3 Legacy CPG Brands Making Waves in the Digital Era
Competition in the Consumer Packaged Goods (CPG) industry is as strong as ever, and legacy brands within the industry need to fight harder than before to keep up. As their competitors and overall consumer needs evolve, CPG legacies are forced to find new ways to stand out.
So how are legacy CPG brands stepping out of their decades-old growth strategies and into the digital era? Let’s dive in.
Gillette Gets Direct
Direct-to-consumer (D2C) brands are major game-changers in the digital era.
What is D2C? D2C is a form of marketing that ditches intermediary advertising (like commercials or radio ads) and even traditional stores to directly promote a product or service to the consumer.
In fact, one of the biggest trends among CPG companies of all sizes and ages is having a strong direct-to-consumer commerce presence. According to Shopify, almost half of manufacturers (48%) are turning to D2C channels to increase revenue, and 87% of manufacturers rate D2C channels as highly relevant.
After witnessing the success of D2C models of competitors such as Harry’s and Dollar Shave Club, Gillette has since hopped on the D2C bandwagon. Gillette On Demand, the brand’s own D2C model is similar to competitors in the way it allows customers to buy razor blades as needed or to create a custom subscription fitting their needs.
Why It Works
The biggest benefit of D2C marketing is that this method monitors customer responses to the products or services. This allows legacy CPG brands to have a customer-facing presence while obtaining meaningful buyer insights that they wouldn’t have access to through sales with traditional stores.
In addition to access to shopper data, D2C models allow brands to test out new products more quickly and to personalize engagement with consumers.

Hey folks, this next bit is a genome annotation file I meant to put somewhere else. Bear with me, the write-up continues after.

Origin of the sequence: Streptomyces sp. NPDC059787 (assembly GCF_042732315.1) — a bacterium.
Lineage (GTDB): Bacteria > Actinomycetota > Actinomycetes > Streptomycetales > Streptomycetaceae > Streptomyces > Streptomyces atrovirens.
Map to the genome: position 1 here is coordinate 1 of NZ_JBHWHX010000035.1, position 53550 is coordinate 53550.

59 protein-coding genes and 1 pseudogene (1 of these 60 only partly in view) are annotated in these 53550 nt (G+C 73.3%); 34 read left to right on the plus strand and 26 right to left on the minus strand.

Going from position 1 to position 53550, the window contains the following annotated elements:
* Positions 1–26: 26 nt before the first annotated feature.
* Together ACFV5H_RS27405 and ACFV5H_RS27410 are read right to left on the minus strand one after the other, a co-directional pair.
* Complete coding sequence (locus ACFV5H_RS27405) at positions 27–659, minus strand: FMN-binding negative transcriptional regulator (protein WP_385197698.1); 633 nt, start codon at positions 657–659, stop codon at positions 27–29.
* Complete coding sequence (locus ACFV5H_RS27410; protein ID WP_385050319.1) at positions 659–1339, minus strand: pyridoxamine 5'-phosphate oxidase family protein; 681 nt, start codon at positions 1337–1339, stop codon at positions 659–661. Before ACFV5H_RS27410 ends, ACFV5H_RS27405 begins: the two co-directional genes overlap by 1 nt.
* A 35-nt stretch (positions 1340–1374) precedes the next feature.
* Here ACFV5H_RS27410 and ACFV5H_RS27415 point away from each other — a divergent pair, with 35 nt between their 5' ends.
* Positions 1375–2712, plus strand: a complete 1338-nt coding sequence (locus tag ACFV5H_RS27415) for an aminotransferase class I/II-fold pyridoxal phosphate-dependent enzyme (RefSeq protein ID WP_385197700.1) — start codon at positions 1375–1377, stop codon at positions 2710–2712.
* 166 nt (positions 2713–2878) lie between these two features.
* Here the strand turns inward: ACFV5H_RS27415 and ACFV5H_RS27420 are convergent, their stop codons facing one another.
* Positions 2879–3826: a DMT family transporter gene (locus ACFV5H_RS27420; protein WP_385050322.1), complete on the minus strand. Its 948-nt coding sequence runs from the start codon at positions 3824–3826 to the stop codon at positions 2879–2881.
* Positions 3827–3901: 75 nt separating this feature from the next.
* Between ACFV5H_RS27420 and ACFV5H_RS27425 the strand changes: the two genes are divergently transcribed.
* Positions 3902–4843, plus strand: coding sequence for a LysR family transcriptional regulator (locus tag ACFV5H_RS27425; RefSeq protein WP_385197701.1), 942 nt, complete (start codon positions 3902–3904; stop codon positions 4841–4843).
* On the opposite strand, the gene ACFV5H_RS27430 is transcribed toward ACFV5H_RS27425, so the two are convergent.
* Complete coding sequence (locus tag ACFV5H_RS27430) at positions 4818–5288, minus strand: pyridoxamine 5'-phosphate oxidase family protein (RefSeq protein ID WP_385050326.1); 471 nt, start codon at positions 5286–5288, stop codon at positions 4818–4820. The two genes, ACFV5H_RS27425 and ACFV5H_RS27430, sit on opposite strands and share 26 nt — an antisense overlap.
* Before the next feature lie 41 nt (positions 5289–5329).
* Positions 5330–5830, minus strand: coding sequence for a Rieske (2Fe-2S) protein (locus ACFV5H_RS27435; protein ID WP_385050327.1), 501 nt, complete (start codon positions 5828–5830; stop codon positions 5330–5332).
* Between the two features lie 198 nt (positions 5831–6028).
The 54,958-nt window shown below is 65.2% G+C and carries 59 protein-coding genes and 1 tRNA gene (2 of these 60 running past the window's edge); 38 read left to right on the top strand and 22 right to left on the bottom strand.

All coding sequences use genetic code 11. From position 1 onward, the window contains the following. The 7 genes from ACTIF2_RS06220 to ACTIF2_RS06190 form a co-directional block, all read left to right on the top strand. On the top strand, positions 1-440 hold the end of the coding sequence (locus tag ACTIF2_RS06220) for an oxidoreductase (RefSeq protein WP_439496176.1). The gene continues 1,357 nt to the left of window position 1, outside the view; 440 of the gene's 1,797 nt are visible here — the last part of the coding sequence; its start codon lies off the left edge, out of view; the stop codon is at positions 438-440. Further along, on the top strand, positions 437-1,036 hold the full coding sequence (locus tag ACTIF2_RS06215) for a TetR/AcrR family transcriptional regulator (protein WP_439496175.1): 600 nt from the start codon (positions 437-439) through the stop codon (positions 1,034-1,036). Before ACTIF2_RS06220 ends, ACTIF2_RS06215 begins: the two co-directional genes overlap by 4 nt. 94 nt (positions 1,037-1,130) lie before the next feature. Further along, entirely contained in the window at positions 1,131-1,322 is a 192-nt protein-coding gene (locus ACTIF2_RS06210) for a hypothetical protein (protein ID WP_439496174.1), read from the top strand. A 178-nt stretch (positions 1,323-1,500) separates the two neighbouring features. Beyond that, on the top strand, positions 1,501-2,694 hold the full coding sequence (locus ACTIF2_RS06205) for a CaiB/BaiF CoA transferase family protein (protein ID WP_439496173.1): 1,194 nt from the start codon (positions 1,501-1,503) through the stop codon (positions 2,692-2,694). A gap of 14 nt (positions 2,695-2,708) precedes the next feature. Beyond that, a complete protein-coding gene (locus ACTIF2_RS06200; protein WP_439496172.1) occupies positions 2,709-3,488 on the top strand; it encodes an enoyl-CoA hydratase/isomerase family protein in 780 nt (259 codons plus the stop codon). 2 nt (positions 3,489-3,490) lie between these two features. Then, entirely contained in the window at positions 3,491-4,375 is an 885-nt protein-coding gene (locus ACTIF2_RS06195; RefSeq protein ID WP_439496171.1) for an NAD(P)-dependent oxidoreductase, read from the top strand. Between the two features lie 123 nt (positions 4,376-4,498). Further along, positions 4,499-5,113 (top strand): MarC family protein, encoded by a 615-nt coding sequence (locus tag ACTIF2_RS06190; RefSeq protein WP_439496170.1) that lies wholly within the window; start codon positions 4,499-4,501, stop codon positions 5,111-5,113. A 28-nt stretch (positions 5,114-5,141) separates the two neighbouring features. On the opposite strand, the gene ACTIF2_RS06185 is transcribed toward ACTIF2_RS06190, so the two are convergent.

Quick Tip: If you’re ready to expand your business to a D2C model to cut the middle man, you’ll need to begin focusing on creating strong brand awareness.
D2C brands are largely successful because they do what it takes to reach the right customers across all channels. This means heavily investing in research and data to ensure they’re targeting those consumers that will be most likely to convert to loyal buyers.
AB InBev Incorporates Artificial Intelligence
If the name “AB InBev” doesn’t immediately ring a bell, how about “Budweiser,” “Stella,” “Artois,” or “Corona”? AB InBev is the producer of these popular brews that have been staples in the beer industry.
Though their beers are well-known and loved, the brand has begun investing in data-driven initiatives to improve the beer’s taste and the brand’s relationships with customers.
AB InBev’s first instance of machine learning is, SenseAI, which uses AI to help brewers improve the quality and flavor of the brews. Using real-time analytics, the system measures data collected during the brewing process. It then uses this data to ultimately predict the quality of the final product.